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Alleged War Criminal Says He Couldn’t Stop Massacre

Wed., Aug. 20, 1997

Video images of children’s bodies blown apart on a basketball court were shown Tuesday to the U.N. war crimes tribunal by lawyers defending a Bosnian Croat general charged with crimes against humanity.

Attorneys for Gen. Tihomir Blaskic apparently will argue that the 1993 massacre of Bosnian Croat children in the central Bosnian town of Vitez sparked retaliation by Croats against Muslims that Blaskic could do nothing to prevent.

Without emotion, Blaskic and three judges watched flickering footage of the eight children who were blown apart by a mortar shell while playing basketball. The shell allegedly was fired by Muslim forces.

Blaskic, the highest-ranking suspect to go on trial at the U.N. court, is charged with commanding Bosnian Croat troops who went on a rampage of killing and destruction in 1993 to drive Muslims out of Bosnia’s Lasva Valley. He faces a maximum sentence of life imprisonment if convicted.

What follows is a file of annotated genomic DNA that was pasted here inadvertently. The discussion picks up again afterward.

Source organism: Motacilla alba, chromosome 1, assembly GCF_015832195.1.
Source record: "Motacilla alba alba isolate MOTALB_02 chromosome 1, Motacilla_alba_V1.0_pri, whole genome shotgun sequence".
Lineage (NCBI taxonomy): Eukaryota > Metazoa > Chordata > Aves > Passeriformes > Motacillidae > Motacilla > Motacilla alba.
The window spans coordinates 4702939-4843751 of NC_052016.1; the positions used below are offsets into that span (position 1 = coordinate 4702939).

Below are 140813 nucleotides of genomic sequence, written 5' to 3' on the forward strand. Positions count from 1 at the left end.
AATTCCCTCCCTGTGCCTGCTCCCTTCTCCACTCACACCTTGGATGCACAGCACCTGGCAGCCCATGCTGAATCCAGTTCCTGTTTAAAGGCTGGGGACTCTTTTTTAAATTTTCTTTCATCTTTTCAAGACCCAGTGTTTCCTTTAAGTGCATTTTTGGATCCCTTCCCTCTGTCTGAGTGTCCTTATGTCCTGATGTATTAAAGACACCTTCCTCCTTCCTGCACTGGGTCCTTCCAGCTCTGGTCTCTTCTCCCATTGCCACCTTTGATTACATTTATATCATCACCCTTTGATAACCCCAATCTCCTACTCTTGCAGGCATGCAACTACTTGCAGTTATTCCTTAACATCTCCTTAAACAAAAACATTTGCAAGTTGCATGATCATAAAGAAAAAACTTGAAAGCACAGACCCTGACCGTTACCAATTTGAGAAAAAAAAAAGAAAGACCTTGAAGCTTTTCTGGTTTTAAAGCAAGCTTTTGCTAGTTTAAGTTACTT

Defense lawyers are expected to claim that Blaskic was powerless to stop any of the Croats’ attacks against Muslim civilians, even if he was a commander.

His Croatian attorney, Anto Nobilo, also appeared to lay groundwork for a rebuttal of testimony by prosecution witness Sefkija Djidic, who commanded Muslims in Vitez while they were under siege by Blaskic’s troops in 1993.

Djidic denied ordering the mortar attack and said the Muslim’s single mortar did not use the caliber of shell which tore apart the eight young children.

He said he received orders not to attack Bosnian Croat forces “in the interest of good neighborly relations,” adding that Croats and Muslims should have fought together against “the joint enemy … the Serbs.”

Djidic, a Muslim police chief in Vitez, is the first witness to testify in Blaskic’s trial.

Nobilo, who said the video images came from local television, said he would provide a more detailed analysis of the video and its contents when the defense presents its case.

Although the tribunal has publicly indicted 77 suspects and has a secret list of additional suspects, just 10 are in custody in The Hague. Its most-wanted suspects - former Bosnian Serb leader Radovan Karadzic and his wartime general, Ratko Mladic - remain free.


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